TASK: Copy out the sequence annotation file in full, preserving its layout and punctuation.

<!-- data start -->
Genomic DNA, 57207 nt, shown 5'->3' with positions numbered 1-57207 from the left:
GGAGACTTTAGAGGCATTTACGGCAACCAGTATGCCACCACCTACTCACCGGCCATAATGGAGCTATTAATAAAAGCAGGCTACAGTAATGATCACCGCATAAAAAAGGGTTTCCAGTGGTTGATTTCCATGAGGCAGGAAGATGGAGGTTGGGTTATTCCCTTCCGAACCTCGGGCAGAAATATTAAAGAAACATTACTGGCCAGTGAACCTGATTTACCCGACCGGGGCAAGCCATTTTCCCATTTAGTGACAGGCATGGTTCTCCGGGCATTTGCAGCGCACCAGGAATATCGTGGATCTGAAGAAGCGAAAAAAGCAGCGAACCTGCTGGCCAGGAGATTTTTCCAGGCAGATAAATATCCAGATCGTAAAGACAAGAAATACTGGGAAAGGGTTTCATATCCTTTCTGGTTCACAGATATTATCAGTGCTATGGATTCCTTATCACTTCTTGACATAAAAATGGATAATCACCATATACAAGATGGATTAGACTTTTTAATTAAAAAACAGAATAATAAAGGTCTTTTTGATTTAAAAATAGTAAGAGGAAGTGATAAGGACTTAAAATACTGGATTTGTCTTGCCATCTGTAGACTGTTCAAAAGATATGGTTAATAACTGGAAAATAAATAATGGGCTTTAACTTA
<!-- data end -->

Genomic DNA, 57207 nt, shown 5'->3' with positions numbered 1-57207 from the left:
GGAGACTTTAGAGGCATTTACGGCAACCAGTATGCCACCACCTACTCACCGGCCATAATGGAGCTATTAATAAAAGCAGGCTACAGTAATGATCACCGCATAAAAAAGGGTTTCCAGTGGTTGATTTCCATGAGGCAGGAAGATGGAGGTTGGGTTATTCCCTTCCGAACCTCGGGCAGAAATATTAAAGAAACATTACTGGCCAGTGAACCTGATTTACCCGACCGGGGCAAGCCATTTTCCCATTTAGTGACAGGCATGGTTCTCCGGGCATTTGCAGCGCACCAGGAATATCGTGGATCTGAAGAAGCGAAAAAAGCAGCGAACCTGCTGGCCAGGAGATTTTTCCAGGCAGATAAATATCCAGATCGTAAAGACAAGAAATACTGGGAAAGGGTTTCATATCCTTTCTGGTTCACAGATATTATCAGTGCTATGGATTCCTTATCACTTCTTGACATAAAAATGGATAATCACCATATACAAGATGGATTAGACTTTTTAATTAAAAAACAGAATAATAAAGGTCTTTTTGATTTAAAAATAGTAAGAGGAAGTGATAAGGACTTAAAATACTGGATTTGTCTTGCCATCTGTAGACTGTTCAAAAGATATGGTTAATAACTGGAAAATAAATAATGGGCTTTAACTTA